Red was also used in the 15 to 16th century, during the Japanese civil wars. The samurai warriors wore the colors as they represented power and strength. The red color has also been used for centuries by Japanese women as makeup. For many years before lipstick became popular, noblewomen made traditional lipstick from safflowers, which is still used by some today. The color is believed to help protect their beauty.
White is a color that stands for purity and is also considered a blessed and sacred color. White forms the background for the national flag, which symbolizes the people’s reverence for their gods. White also represents humility, simplicity, divinity, truth, and mourning. In past years, white was often the color worn to funerals and was not generally used in everyday life.
Today, the Shinto priests still wear white, and it is the color that is the focus at many of the shrines, for example, white pebbles or sand, representing the purity of the gods.
The samurai would also wear white clothing when performing the hara-kiri or seppuku ritual, a form of ritualistic suicide. When Japan was opened up to the Western world, there was some influence and today white is often worn as an everyday color, while black has become the color for mourning.
Black is a popular color and is mainly associated with mystery, formality, night, mourning, elegance, and anger. The color can also represent evil, unhappiness, and misfortune. Traditionally, black is also associated with masculinity and men wore black at events like weddings. One of the older methods of using black in Japan, was in tattoos, especially by fishermen. The samurai also liked to wear black armor, which shone and reflected. The black color has also been used since the earliest days when women wore makeup.
It was tradition to even apply black to the teeth, using a combination of vinegar and iron, which is also believed to prevent tooth decay. This is not practiced all that much today, but a few still observe the traditions at funerals or other special occasions.
In calligraphy, black also plays an important part, especially in what is known as “ink painting” or “sumi-e”. This involves using black ink on a white space or surface, which is usually handmade paper. The artist uses various shades of black to produce beautiful compositions.
Blue is associated with fidelity, coolness, cleanliness, and purity, and is one of the most important lucky colors in Japan. Today, the word “ao” is used to describe blue, however, in the past, it described both blue and green and there was not much to distinguish the two colors. Eventually, the word “midori” came into the picture, and today describes the color green.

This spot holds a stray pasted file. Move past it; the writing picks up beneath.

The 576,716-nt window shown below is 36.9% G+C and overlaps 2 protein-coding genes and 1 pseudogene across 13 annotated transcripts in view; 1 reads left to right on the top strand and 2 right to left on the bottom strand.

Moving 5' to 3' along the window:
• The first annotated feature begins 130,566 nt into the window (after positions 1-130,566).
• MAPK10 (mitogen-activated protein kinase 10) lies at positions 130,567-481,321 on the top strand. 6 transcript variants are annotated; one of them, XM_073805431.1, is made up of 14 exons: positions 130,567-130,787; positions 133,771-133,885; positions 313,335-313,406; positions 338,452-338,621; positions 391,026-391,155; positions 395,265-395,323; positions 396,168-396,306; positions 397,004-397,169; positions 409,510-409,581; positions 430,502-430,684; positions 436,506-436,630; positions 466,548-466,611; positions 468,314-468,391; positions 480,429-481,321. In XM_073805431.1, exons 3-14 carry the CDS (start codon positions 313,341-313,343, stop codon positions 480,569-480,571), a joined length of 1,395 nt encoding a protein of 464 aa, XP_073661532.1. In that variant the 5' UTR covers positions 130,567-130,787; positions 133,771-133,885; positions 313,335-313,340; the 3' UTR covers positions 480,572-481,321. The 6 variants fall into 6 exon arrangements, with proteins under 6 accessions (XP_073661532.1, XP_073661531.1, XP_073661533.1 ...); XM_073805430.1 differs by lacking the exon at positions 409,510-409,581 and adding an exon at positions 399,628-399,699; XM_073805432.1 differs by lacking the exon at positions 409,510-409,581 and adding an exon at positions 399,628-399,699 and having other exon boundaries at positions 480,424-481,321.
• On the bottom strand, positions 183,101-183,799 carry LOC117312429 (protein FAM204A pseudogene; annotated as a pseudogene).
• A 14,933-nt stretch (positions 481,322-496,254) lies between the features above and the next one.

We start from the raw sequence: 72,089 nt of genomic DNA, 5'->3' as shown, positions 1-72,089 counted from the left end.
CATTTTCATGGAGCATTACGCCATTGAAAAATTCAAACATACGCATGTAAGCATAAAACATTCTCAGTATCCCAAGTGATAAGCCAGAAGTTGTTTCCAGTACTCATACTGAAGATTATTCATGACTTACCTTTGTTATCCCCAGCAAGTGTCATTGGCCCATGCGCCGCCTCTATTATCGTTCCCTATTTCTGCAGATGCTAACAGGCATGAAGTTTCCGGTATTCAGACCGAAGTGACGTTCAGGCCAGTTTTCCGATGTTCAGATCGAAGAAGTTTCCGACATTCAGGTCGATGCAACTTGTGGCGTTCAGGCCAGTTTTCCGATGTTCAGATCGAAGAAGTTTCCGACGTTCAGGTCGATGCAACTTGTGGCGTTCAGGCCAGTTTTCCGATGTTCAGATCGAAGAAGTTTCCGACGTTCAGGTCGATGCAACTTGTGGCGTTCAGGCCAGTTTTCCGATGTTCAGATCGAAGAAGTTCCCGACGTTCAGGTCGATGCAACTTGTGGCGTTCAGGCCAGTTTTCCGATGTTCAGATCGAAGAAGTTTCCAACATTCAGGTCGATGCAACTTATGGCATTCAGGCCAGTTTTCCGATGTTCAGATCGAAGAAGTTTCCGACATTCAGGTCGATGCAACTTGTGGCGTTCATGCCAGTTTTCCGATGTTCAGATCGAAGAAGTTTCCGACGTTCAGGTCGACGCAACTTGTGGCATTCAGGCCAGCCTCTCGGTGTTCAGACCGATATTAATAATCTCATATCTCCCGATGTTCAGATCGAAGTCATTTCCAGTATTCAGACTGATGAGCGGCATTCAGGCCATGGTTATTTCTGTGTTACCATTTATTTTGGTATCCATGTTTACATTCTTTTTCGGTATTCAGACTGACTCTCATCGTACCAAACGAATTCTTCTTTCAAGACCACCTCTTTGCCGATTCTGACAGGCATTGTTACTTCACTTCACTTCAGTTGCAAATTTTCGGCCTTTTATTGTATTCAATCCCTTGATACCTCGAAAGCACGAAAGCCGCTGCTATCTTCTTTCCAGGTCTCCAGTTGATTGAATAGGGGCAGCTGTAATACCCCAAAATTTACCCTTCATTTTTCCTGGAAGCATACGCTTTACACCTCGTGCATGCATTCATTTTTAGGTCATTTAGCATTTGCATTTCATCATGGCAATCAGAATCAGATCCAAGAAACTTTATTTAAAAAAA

However, the word “ao” is still used to describe some words, for example, the green traffic lights are known as “ao shingo”, which means “blue signal”.
The color was very common among the Japanese people, as they used dyes from certain plants that were quite common. When the country was opened to the West, many of the visitors noticed how prolific the color was and named it “Japan blue”. Today, the color is still popular and applied to both everyday clothing items and formal wear like Japanese kimonos.
Green is another one of the lucky colors in Japan and is also associated with growth, youthfulness, fertility, and vitality. The color is popular in clothing as it represents freshness and restfulness. Tea is another important part of Japanese culture, and matcha green tea stands out with a particular shade of green. In Japan, nature is also important, and they celebrate “Greenery Day” every April to show respect for all things natural and green.
This came about because Emperor Showa (1901 – 1989), the 124th Emperor of Japan, loved nature. To show respect and honor, this day was dedicated to him on his birthday in April.
Purple is a color that, as with many cultures, is associated with royalty and nobility, and common folk were not allowed to wear the color for many years. The purple color also signifies spirituality, wisdom, and luxury. Purple is also seen as the color of warriors as it is a symbol of strength. The color was difficult to come by and make, so it was rare and expensive, which also made it unavailable to the common people.
Today, the color is more commonly worn and is seen as a bold and luxurious color option.
However, in the early years, there was the “twelve-level cap and rank system”, which represented the hierarchy system in government that was different from the hereditary positions. This meant officials got posts because of merit. The 12 ranks were identified by the color cap worn by each official. A deep purple was reserved for the top officials only. Also, when Buddhism was introduced to Japan, the monk who displayed high levels of virtue could wear purple. The color purple is also closely associated with wisteria flowers, which are as popular as cherry blossoms in Japan.